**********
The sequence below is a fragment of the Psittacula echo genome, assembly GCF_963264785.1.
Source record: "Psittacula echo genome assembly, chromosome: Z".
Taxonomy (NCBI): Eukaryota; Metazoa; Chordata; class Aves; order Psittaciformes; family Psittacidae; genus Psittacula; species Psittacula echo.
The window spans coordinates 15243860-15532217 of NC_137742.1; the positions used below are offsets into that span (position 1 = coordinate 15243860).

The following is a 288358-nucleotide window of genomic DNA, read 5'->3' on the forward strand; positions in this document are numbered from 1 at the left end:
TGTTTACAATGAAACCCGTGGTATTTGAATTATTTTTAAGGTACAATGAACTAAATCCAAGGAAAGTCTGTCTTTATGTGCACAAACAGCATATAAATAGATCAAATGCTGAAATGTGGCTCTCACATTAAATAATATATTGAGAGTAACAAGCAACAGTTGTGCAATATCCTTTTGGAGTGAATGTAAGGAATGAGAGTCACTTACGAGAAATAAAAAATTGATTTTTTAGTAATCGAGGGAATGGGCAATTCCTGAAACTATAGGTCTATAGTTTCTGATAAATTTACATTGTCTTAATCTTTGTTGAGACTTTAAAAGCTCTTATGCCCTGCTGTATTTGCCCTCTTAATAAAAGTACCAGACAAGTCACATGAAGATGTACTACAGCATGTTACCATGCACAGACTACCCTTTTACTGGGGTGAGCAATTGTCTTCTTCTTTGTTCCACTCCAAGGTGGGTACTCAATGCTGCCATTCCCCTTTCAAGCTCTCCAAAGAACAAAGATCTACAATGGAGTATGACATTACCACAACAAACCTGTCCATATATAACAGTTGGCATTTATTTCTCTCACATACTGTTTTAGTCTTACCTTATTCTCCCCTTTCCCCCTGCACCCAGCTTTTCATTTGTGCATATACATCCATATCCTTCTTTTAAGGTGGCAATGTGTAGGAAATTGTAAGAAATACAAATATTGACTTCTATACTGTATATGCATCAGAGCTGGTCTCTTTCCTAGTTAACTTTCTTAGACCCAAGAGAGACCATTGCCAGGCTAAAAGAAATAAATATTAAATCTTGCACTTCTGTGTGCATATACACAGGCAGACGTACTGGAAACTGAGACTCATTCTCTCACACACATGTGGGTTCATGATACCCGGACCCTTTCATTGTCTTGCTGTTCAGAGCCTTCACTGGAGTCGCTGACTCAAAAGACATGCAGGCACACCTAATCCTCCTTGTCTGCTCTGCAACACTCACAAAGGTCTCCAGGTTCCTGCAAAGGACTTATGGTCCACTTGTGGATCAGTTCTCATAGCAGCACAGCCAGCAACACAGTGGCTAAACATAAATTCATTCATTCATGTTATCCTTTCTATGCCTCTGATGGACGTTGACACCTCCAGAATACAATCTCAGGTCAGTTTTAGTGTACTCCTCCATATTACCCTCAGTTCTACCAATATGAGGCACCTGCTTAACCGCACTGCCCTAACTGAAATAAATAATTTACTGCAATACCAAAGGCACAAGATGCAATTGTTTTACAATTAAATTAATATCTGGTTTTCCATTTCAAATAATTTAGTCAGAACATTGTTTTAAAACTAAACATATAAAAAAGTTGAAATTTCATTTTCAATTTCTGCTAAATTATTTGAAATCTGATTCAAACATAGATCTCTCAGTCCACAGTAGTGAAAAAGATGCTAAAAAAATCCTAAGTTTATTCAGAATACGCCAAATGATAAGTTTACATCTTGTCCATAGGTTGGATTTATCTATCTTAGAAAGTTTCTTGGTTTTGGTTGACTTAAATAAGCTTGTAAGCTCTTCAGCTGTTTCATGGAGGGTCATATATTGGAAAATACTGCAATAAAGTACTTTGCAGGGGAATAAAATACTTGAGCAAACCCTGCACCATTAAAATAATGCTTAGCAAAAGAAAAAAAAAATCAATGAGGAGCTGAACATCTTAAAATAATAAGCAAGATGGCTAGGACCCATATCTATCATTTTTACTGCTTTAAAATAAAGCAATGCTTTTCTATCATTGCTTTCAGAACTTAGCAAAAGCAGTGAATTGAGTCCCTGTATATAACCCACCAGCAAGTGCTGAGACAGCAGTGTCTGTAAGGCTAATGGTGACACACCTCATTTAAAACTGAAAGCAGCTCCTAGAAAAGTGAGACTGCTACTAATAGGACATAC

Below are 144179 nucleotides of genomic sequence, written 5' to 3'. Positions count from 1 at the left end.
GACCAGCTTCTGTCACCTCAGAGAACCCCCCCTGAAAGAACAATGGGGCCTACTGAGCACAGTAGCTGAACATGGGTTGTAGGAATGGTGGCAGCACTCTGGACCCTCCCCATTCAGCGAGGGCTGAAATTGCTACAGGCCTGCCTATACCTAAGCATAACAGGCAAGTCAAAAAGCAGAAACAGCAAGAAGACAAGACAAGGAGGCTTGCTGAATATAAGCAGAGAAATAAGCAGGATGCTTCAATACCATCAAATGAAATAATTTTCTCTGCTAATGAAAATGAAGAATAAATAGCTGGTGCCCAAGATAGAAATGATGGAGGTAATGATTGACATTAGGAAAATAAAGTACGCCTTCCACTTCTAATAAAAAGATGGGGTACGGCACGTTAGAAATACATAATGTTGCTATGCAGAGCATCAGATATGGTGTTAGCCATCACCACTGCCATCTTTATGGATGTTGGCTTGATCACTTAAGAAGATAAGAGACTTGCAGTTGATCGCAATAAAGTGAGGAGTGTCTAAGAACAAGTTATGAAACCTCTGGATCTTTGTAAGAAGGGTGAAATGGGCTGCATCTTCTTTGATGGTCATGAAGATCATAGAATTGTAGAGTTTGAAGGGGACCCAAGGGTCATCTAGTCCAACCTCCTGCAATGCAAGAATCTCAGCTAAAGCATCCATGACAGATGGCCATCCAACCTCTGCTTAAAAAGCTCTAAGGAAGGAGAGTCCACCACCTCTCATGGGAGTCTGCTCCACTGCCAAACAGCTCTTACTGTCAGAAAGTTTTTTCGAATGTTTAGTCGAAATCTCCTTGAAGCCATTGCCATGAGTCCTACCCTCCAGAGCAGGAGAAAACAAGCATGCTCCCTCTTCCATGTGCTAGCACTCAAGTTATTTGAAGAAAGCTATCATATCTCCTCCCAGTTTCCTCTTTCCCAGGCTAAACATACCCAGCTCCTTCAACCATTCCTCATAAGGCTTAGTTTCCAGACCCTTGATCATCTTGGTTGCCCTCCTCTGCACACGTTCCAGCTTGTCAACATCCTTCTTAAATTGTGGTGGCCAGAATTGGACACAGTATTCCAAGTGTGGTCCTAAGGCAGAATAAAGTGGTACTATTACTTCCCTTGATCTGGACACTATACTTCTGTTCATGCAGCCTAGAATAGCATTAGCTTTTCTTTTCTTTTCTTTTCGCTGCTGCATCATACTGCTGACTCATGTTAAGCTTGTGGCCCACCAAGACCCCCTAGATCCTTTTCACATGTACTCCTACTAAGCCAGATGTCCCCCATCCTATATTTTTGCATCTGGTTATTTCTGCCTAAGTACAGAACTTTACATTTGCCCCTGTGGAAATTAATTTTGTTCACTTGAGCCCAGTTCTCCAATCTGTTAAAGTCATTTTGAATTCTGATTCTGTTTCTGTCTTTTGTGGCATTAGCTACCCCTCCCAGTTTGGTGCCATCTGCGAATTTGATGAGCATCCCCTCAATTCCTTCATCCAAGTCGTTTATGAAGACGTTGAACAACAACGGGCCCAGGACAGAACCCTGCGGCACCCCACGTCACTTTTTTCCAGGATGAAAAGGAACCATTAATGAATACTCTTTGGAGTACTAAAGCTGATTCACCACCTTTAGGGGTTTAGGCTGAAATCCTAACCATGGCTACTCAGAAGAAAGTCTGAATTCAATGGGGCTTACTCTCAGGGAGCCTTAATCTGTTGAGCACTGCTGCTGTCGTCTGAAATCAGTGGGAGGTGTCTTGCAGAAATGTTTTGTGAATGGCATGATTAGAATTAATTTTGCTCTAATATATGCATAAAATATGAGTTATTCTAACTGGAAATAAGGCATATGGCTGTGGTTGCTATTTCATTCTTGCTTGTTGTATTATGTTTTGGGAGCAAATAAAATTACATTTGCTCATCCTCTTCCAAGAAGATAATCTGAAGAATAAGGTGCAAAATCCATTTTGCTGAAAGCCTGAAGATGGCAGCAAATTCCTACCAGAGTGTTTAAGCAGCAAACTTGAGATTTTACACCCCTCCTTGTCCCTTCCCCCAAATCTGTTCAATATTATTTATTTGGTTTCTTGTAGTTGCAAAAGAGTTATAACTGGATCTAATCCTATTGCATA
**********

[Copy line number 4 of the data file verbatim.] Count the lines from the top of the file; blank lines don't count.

The window spans coordinates 15243860-15532217 of NC_137742.1; the positions used below are offsets into that span (position 1 = coordinate 15243860).